The measure, against the Sherritt International Corporation, takes effect in 45 days. It follows the despatch this week of letters to "a handful" of senior executives and shareholders, informing them that they were "trafficking in confiscated US property in Cuba", in violation of the Helms-Burton or "Liberdad" bill signed by President Bill Clinton earlier this year.
The announcement marks the first sanctions against a foreign company for owning property taken from Americans after the 1959 Cuban revolution.
The announcement comes only six days before the 16 July deadline for Mr Clinton to decide whether to waive the most bitterly contested provision of the bill, the so-called Title III that allows American citizens or companies to sue foreigners using property taken from them by the Castro regime. The measure has been condemned by Canada and the European Union as illegal and blatant interference in the sovereignty of third countries. But its promoters are adamant.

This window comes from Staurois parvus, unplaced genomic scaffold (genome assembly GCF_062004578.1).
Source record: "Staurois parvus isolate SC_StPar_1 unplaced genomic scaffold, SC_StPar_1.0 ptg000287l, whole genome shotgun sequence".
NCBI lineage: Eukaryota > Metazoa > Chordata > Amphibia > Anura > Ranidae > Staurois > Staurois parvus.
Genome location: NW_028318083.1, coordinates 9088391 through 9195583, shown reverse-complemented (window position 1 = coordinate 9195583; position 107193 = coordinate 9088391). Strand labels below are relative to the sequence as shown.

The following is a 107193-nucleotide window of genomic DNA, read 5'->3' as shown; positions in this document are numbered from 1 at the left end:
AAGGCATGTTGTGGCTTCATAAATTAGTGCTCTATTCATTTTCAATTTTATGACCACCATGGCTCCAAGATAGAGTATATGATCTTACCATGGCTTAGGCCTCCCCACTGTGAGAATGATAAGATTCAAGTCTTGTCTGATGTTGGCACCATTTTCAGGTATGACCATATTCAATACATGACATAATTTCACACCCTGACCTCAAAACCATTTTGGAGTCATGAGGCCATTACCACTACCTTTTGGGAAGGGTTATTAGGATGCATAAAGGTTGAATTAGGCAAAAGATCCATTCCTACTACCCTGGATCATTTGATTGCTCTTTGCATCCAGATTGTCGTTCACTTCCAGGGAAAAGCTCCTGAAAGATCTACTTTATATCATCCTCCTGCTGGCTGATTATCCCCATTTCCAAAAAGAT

To waive Title III, Jesse Helms, chairman of the Senate Foreign Relations Committee and one of the law's sponsors said, would be "appeasement at the worst possible time". He accused European critics of the measure of "painful hypocrisy"."After all, the United States has rescued every one of these countries from tyranny at one time or another," he said. "And this is the thanks we get."
Previously Mr Clinton has expressed deep unhappiness with Title III. But the key factor could be Florida's role as fourth richest source of electoral college votes for the presidency, and a place where the Cuban- American community, an impassioned supporter of Helms-Burton, is politically highly active. In the past the state has been solidly Republican. But recent Florida polls show Mr Clinton running neck-and-neck with, or even a fraction ahead of Bob Dole, his likely opponent in November.Reuse content